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Sexual Harassment in Pennsylvania

Sexual harassment is unlawful in Pennsylvania.  Section 5(a) of the Pennsylvania Human Relations Act prohibits discrimination on the basis of sex and has been interpreted to include sexual harassment that is severe or pervasive enough to create a hostile work environment. 43 P.S. § 955(a). Moreover, pursuant to its statutory authority to adopt rules and regulations to effectuate the policies and provisions of the PHRA, the Pennsylvania Human Relations Commission has adopted guidelines on sexual harassment that are very similar to those promulgated by the EEOC.

Under federal law, an action for sexual harassment may be brought under two separate theories: “quid pro quo” and “hostile environment.”

To set forth a case of a hostile work environment, an employee must demonstrate “(1) that she is a member of a protected group; (2) that she was subjected to unwelcome sexual harassment; (3) that the harassment was based on sex; and (4) that the harassment affected a term, condition or privilege of her employment.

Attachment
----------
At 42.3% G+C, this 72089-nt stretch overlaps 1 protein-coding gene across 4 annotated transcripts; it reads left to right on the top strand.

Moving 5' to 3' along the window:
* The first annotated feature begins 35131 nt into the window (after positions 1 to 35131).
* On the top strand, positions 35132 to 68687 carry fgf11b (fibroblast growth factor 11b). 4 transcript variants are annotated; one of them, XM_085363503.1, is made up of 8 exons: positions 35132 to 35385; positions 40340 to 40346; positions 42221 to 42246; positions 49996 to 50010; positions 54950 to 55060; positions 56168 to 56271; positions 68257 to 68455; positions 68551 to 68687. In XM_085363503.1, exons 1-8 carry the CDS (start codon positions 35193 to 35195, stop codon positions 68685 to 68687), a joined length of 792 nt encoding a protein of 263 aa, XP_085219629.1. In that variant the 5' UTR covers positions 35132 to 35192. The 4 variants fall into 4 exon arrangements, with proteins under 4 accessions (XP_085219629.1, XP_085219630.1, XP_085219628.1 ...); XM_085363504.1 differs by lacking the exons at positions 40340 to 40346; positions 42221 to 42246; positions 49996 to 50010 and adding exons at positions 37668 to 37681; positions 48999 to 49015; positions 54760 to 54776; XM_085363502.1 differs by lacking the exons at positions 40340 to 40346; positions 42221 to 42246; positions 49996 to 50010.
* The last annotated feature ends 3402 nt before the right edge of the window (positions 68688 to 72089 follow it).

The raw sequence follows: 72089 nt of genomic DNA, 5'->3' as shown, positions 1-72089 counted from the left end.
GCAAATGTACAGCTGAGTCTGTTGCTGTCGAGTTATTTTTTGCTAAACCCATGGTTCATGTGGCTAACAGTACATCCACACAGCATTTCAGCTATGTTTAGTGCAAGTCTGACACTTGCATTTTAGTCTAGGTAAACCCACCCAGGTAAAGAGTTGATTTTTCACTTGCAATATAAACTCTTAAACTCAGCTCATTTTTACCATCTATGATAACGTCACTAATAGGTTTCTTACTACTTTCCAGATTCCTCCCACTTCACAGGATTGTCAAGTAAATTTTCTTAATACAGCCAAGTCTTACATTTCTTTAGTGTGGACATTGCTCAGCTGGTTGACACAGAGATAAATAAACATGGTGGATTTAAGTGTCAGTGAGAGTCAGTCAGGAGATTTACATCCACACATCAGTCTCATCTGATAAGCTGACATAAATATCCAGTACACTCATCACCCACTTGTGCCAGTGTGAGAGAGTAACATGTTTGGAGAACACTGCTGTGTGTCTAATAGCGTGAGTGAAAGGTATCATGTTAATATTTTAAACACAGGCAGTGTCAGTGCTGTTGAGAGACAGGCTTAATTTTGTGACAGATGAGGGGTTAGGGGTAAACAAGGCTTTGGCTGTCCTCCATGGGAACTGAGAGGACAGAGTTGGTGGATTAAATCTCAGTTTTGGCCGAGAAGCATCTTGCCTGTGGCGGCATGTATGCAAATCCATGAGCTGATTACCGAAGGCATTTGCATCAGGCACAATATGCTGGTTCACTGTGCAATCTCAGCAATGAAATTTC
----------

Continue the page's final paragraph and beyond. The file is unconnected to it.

To be actionable, the work environment must have been both objectively and subjectively offensive. An objectively offensive environment is one that a reasonable person would find hostile or abusive, examining all of the circumstances, such as the frequency of the discriminatory conduct, its severity, whether it is physically threatening or humiliating or a mere offensive utterance, and whether the conduct is so severe or pervasive that it unreasonably interfered with the employee’s work performance.

Sexual harassment is quid pro quo if a tangible employment action follows the employee’s refusals to submit to a supervisor’s sexual demands.” An employee making a quid pro quo claim need not prove that the conduct was severe or pervasive because any carried-out threat is itself deemed an actionable change in the terms or conditions of employment. Thus, if the employee proves that a tangible employment action resulted from a refusal to submit to a supervisor’s sexual demands, the employment decision is a change in the terms and conditions of employment that is actionable under Title VII.

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